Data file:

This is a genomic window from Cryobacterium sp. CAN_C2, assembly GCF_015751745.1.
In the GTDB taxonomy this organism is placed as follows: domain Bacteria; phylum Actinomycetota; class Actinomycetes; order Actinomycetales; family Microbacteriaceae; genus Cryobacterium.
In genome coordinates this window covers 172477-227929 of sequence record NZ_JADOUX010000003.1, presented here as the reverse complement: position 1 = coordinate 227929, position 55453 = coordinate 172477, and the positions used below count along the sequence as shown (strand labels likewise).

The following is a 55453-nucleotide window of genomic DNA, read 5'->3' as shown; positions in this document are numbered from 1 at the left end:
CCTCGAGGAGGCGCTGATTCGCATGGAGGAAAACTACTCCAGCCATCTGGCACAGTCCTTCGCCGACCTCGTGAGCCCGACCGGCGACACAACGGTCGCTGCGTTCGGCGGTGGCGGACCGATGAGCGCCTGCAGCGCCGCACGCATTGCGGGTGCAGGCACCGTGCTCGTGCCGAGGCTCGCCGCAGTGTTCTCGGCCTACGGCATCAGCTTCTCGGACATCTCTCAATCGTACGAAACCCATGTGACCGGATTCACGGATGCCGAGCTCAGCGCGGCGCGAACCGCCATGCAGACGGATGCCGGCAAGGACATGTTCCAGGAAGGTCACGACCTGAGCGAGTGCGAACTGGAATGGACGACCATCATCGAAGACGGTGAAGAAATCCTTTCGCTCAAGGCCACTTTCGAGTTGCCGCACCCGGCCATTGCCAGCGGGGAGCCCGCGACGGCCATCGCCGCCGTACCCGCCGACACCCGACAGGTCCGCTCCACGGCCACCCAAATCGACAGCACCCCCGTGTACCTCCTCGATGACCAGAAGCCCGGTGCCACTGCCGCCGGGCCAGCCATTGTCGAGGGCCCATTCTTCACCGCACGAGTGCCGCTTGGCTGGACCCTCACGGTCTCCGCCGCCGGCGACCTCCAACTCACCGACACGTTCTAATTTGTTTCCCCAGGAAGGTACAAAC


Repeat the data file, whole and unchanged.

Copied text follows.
This is a genomic window from Cryobacterium sp. CAN_C2, assembly GCF_015751745.1.
In the GTDB taxonomy this organism is placed as follows: domain Bacteria; phylum Actinomycetota; class Actinomycetes; order Actinomycetales; family Microbacteriaceae; genus Cryobacterium.
In genome coordinates this window covers 172477-227929 of sequence record NZ_JADOUX010000003.1, presented here as the reverse complement: position 1 = coordinate 227929, position 55453 = coordinate 172477, and the positions used below count along the sequence as shown (strand labels likewise).

The following is a 55453-nucleotide window of genomic DNA, read 5'->3' as shown; positions in this document are numbered from 1 at the left end:
CCTCGAGGAGGCGCTGATTCGCATGGAGGAAAACTACTCCAGCCATCTGGCACAGTCCTTCGCCGACCTCGTGAGCCCGACCGGCGACACAACGGTCGCTGCGTTCGGCGGTGGCGGACCGATGAGCGCCTGCAGCGCCGCACGCATTGCGGGTGCAGGCACCGTGCTCGTGCCGAGGCTCGCCGCAGTGTTCTCGGCCTACGGCATCAGCTTCTCGGACATCTCTCAATCGTACGAAACCCATGTGACCGGATTCACGGATGCCGAGCTCAGCGCGGCGCGAACCGCCATGCAGACGGATGCCGGCAAGGACATGTTCCAGGAAGGTCACGACCTGAGCGAGTGCGAACTGGAATGGACGACCATCATCGAAGACGGTGAAGAAATCCTTTCGCTCAAGGCCACTTTCGAGTTGCCGCACCCGGCCATTGCCAGCGGGGAGCCCGCGACGGCCATCGCCGCCGTACCCGCCGACACCCGACAGGTCCGCTCCACGGCCACCCAAATCGACAGCACCCCCGTGTACCTCCTCGATGACCAGAAGCCCGGTGCCACTGCCGCCGGGCCAGCCATTGTCGAGGGCCCATTCTTCACCGCACGAGTGCCGCTTGGCTGGACCCTCACGGTCTCCGCCGCCGGCGACCTCCAACTCACCGACACGTTCTAATTTGTTTCCCCAGGAAGGTACAAAC